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Big-stick Politics: how the Biden-led airstrikes in Syria demonstrate the United States’ continued hard power stance in the Middle East

While Washington is unlikely to remove all economic sanctions imposed on Iran, only time will tell which country will give in first. Even though the United States continues to carry a big stick, at some point some compromise from both sides must occur.

On Thursday, February 25th, the United States military carried out airstrikes on a site in Syria used by two Iranian-backed militia groups. This attack likely marks the first of many strategic airstrikes by the United States military in the region. The Biden administration stated that the airstrikes were conducted in response to an Iranian-backed militia group attack on U.S. and Iraqi coalition forces a few weeks ago in Erbil, Iraq.

Pentagon spokesperson John Kirby announced on Monday, March 1st, that the attack resulted in the death of one fighter and wounded two others, in addition to the destruction of nine buildings in the area.  Kirby also disclosed that the airstrikes were directed specifically towards two militia groups known as Kata’ib Hezbollah and Kata’ib Sayyid al Shuhada.

The attack proved swift and decisive. However, this use of force garnered both criticism and praise among Democrats and Republicans, and may have ramifications for future relations between Washington and Tehran. Quickly after news of the U.S.-led airstrike broke, members of President Biden’s own party condemned his actions and argued that such decisive airstrikes needed Congressional authorization.

Senator Chris Murphy (D-CT) said in response to the airstrike that “lawmakers must hold the current administration to the same standards as any other. Retaliatory strikes [are] not necessary to prevent an imminent threat.” Concurring with Senator Murphy, California congressman on the House Armed Services Committee Ro Khanna (D-CA) added: “The President should not be taking these actions without seeking explicit authorization.”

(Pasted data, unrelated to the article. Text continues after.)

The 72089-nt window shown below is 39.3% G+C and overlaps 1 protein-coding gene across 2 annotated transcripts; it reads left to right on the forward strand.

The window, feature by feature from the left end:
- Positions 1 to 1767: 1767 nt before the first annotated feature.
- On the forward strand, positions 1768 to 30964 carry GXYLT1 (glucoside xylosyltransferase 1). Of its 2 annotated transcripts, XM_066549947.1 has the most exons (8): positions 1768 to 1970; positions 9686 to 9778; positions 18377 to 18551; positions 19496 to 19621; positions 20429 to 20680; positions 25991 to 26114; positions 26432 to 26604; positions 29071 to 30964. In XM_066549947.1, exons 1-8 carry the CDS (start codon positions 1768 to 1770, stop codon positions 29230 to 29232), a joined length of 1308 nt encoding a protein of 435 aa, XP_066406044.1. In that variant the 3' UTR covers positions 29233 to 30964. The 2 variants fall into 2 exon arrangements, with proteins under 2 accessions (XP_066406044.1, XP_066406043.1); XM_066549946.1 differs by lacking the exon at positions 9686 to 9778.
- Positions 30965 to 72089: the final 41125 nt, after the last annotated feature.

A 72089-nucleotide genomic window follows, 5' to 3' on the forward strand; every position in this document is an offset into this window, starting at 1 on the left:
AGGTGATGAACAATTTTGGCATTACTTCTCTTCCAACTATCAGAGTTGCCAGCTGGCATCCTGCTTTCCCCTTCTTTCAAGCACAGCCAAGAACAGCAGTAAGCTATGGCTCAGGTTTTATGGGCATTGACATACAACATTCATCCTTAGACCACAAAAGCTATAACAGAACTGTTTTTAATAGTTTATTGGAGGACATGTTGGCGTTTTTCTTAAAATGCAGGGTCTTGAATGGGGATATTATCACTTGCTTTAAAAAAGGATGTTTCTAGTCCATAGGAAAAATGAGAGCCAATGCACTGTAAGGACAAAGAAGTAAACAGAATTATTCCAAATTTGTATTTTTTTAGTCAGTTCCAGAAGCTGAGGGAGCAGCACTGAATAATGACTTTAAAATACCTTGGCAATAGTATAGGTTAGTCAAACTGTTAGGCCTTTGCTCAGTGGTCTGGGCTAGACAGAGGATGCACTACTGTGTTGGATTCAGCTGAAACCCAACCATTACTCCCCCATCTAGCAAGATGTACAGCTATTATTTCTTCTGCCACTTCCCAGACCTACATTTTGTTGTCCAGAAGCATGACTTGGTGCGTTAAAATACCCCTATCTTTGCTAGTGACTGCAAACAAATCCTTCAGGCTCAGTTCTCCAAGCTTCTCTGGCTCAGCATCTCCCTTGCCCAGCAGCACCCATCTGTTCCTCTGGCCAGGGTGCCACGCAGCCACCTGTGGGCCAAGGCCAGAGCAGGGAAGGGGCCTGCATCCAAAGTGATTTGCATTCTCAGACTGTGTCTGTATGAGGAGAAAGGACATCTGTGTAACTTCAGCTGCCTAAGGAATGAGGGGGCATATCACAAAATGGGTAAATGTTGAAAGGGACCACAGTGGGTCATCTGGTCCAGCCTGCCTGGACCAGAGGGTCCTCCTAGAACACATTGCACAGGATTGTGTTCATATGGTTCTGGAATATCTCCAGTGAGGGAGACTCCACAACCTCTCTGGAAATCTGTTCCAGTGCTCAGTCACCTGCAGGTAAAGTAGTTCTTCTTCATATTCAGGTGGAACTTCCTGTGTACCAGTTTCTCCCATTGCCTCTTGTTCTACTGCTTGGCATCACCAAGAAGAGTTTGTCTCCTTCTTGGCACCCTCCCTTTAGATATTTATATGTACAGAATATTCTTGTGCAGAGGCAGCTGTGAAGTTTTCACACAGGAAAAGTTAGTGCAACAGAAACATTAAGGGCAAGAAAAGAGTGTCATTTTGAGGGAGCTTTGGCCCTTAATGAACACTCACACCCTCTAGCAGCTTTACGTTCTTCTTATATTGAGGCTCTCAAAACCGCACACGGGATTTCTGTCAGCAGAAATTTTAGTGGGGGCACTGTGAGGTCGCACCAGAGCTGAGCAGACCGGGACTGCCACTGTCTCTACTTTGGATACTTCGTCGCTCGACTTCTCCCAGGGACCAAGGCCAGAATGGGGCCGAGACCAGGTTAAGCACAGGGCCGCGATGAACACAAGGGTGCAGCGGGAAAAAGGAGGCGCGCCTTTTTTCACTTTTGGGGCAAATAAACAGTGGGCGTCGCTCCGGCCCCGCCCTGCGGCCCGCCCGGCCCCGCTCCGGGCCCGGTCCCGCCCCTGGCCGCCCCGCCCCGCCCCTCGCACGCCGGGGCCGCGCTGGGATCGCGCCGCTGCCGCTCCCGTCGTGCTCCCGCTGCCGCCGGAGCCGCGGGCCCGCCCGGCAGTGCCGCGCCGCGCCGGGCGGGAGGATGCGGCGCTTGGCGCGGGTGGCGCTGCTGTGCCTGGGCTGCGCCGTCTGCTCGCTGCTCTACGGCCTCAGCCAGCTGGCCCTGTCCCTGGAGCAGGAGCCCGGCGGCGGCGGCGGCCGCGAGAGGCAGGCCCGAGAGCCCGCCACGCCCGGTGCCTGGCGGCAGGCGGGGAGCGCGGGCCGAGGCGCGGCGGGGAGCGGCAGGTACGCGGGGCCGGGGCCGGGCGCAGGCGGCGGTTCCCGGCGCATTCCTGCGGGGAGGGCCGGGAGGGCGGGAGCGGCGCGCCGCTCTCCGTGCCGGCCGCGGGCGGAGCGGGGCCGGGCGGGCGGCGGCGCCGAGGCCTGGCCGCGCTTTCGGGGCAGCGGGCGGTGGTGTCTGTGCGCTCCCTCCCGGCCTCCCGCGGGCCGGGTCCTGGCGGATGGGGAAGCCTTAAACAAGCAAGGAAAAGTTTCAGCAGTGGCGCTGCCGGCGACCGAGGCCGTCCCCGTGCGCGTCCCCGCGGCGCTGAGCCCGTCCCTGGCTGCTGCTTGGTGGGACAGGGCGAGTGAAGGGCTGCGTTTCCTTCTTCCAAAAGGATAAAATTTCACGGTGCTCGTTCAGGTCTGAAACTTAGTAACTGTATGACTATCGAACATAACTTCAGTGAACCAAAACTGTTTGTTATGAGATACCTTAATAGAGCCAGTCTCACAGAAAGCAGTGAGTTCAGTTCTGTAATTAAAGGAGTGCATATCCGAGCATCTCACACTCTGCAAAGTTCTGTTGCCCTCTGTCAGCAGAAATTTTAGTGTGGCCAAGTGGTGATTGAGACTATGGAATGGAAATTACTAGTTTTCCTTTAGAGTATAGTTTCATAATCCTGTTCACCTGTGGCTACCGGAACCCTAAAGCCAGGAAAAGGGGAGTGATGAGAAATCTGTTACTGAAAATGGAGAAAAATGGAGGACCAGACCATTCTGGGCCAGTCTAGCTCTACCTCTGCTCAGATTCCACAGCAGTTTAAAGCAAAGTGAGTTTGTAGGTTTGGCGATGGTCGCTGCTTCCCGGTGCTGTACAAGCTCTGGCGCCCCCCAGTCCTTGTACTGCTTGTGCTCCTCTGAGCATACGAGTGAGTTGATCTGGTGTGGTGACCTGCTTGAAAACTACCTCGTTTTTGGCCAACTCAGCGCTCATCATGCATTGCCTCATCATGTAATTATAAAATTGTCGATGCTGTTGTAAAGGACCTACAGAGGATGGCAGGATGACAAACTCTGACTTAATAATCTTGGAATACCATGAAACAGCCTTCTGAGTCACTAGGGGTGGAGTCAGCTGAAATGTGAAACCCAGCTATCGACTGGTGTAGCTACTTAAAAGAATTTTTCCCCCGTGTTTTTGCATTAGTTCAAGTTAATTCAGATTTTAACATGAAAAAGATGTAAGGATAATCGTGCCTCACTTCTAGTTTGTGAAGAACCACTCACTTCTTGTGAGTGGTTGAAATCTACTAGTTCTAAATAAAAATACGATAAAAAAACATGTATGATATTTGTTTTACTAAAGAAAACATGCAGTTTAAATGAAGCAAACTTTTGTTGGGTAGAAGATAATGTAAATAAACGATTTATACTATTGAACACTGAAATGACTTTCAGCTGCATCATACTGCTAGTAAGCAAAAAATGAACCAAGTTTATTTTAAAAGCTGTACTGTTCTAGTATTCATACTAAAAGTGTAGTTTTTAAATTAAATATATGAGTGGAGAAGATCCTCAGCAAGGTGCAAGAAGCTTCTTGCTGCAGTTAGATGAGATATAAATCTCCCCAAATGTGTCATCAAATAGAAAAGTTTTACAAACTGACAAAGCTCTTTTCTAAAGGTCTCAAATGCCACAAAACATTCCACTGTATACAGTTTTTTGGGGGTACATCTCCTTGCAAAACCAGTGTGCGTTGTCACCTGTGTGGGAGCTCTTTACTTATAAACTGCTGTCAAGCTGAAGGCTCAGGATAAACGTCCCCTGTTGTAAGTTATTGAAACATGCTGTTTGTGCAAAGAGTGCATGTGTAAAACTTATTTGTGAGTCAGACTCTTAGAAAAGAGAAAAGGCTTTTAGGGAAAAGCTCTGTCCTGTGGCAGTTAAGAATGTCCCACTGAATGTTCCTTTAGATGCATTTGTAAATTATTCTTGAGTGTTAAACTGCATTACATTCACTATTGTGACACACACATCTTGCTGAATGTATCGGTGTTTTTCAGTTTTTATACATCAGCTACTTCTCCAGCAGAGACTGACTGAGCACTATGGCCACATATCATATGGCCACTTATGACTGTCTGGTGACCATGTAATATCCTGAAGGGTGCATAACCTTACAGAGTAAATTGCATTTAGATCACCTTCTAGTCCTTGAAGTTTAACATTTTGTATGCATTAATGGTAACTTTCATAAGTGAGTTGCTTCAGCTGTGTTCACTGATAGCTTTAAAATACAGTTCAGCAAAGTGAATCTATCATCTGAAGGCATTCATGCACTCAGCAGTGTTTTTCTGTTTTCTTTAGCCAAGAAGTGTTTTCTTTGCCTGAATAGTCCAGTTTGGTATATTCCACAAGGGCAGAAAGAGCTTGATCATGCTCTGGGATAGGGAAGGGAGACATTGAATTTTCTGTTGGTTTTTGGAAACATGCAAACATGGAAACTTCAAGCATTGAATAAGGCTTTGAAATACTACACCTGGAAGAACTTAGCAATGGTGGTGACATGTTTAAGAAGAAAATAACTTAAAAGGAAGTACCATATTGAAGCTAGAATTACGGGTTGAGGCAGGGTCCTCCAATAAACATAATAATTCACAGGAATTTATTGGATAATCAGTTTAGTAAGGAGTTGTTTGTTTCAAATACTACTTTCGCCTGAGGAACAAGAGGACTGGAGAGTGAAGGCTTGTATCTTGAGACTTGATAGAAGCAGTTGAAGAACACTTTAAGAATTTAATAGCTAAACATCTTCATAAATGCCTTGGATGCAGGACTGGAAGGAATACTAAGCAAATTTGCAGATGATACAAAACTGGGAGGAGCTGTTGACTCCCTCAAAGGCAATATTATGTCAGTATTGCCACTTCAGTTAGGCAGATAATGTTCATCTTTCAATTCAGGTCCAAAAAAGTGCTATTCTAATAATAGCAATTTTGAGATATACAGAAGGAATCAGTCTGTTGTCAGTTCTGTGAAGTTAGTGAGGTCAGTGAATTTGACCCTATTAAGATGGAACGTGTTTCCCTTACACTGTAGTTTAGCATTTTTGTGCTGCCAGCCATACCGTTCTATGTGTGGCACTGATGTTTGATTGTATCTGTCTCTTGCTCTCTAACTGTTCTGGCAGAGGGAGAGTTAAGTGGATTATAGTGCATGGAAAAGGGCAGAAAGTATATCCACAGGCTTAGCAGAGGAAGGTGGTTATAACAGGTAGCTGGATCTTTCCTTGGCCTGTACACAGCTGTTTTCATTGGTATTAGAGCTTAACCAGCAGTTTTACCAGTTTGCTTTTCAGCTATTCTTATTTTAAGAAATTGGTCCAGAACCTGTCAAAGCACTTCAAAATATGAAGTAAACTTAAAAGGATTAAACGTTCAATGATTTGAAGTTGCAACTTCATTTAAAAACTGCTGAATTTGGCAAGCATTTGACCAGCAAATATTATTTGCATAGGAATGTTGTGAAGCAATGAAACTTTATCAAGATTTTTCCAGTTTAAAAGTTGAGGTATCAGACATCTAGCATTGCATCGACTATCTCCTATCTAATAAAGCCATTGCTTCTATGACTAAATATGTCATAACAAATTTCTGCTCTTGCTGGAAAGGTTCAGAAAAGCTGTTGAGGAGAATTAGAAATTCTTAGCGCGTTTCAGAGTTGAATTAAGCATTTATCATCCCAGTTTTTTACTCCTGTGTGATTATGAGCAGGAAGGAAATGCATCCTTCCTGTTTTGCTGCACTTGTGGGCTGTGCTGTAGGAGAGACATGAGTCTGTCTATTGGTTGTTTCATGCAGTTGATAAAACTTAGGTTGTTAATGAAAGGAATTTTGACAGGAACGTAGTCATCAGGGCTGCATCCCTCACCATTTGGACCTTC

However, some members of the Republican party praised the President’s use of airstrikes against Iranian backed targets. Ranking Senator Jim Inhofe (R-OK) of the Armed Services Committee described the Biden’s administration’s actions in Iran as “the correct, proportionate response to protect American lives.” In addition, Press Secretary Jen Psaki defended the executive action, claiming that President Biden used his “constitutional authority” in carrying out the airstrikes. However, even if the President’s actions were constitutionally valid, how might this attack against Iranian-backed militia groups impact future U.S.-Iran relations?

While the Iranian government has denied involvement in the recent Erbil attack, they were quick to condemn the latest U.S. airstrikes in Syria. The day after the airstrike, Iran’s Foreign Minister Javid Zarif characterized the U.S. airstrikes as both “illegal and a violation of Syria’s sovereignty.”

Currently Iran and the United States are discussing  re-entry into their original nuclear proliferation deal from 2015. Attacks like the recent airstrike by U.S. military forces could well be a power play, as Washington tries to garner as much leverage as possible over Iran as they negotiate. On the other hand, recent headlines have articulated that Iran is quite adamant about not re-joining the 2015 nuclear proliferation deal unless new terms are agreed upon.